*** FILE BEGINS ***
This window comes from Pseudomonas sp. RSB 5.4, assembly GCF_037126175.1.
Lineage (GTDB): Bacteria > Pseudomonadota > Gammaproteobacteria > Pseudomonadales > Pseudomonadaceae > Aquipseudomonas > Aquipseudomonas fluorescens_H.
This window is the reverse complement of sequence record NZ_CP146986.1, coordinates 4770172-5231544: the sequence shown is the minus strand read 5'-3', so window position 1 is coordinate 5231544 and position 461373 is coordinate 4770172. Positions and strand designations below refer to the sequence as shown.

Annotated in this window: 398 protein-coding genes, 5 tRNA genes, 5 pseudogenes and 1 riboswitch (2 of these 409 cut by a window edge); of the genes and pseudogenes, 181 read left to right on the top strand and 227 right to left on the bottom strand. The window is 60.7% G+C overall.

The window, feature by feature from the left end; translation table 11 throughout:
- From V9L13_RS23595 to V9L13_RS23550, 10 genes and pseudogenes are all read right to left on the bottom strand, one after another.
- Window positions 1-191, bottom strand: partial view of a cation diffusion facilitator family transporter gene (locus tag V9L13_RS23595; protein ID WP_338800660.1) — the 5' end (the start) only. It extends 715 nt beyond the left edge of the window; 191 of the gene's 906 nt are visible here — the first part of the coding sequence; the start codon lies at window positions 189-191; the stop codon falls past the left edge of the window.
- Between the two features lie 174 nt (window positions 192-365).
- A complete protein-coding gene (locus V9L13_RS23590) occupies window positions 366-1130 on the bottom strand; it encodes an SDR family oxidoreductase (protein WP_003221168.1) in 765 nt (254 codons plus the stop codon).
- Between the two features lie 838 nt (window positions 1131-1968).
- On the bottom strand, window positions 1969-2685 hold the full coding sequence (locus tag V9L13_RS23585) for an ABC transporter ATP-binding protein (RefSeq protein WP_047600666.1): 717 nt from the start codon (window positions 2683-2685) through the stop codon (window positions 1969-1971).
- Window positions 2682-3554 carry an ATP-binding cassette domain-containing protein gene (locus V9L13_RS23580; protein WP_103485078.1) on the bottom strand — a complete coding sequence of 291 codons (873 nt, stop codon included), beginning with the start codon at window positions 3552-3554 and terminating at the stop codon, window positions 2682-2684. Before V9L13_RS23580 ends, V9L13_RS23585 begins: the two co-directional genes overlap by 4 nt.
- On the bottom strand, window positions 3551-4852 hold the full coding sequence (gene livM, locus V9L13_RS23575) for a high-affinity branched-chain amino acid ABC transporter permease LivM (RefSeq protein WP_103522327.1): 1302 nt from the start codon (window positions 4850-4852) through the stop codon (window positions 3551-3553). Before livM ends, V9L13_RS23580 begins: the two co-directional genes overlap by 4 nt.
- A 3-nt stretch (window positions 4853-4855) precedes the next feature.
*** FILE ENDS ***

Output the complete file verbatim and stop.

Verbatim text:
This window comes from Pseudomonas sp. RSB 5.4, assembly GCF_037126175.1.
Lineage (GTDB): Bacteria > Pseudomonadota > Gammaproteobacteria > Pseudomonadales > Pseudomonadaceae > Aquipseudomonas > Aquipseudomonas fluorescens_H.
This window is the reverse complement of sequence record NZ_CP146986.1, coordinates 4770172-5231544: the sequence shown is the minus strand read 5'-3', so window position 1 is coordinate 5231544 and position 461373 is coordinate 4770172. Positions and strand designations below refer to the sequence as shown.

Annotated in this window: 398 protein-coding genes, 5 tRNA genes, 5 pseudogenes and 1 riboswitch (2 of these 409 cut by a window edge); of the genes and pseudogenes, 181 read left to right on the top strand and 227 right to left on the bottom strand. The window is 60.7% G+C overall.

The window, feature by feature from the left end; translation table 11 throughout:
- From V9L13_RS23595 to V9L13_RS23550, 10 genes and pseudogenes are all read right to left on the bottom strand, one after another.
- Window positions 1-191, bottom strand: partial view of a cation diffusion facilitator family transporter gene (locus tag V9L13_RS23595; protein ID WP_338800660.1) — the 5' end (the start) only. It extends 715 nt beyond the left edge of the window; 191 of the gene's 906 nt are visible here — the first part of the coding sequence; the start codon lies at window positions 189-191; the stop codon falls past the left edge of the window.
- Between the two features lie 174 nt (window positions 192-365).
- A complete protein-coding gene (locus V9L13_RS23590) occupies window positions 366-1130 on the bottom strand; it encodes an SDR family oxidoreductase (protein WP_003221168.1) in 765 nt (254 codons plus the stop codon).
- Between the two features lie 838 nt (window positions 1131-1968).
- On the bottom strand, window positions 1969-2685 hold the full coding sequence (locus tag V9L13_RS23585) for an ABC transporter ATP-binding protein (RefSeq protein WP_047600666.1): 717 nt from the start codon (window positions 2683-2685) through the stop codon (window positions 1969-1971).
- Window positions 2682-3554 carry an ATP-binding cassette domain-containing protein gene (locus V9L13_RS23580; protein WP_103485078.1) on the bottom strand — a complete coding sequence of 291 codons (873 nt, stop codon included), beginning with the start codon at window positions 3552-3554 and terminating at the stop codon, window positions 2682-2684. Before V9L13_RS23580 ends, V9L13_RS23585 begins: the two co-directional genes overlap by 4 nt.
- On the bottom strand, window positions 3551-4852 hold the full coding sequence (gene livM, locus V9L13_RS23575) for a high-affinity branched-chain amino acid ABC transporter permease LivM (RefSeq protein WP_103522327.1): 1302 nt from the start codon (window positions 4850-4852) through the stop codon (window positions 3551-3553). Before livM ends, V9L13_RS23580 begins: the two co-directional genes overlap by 4 nt.
- A 3-nt stretch (window positions 4853-4855) precedes the next feature.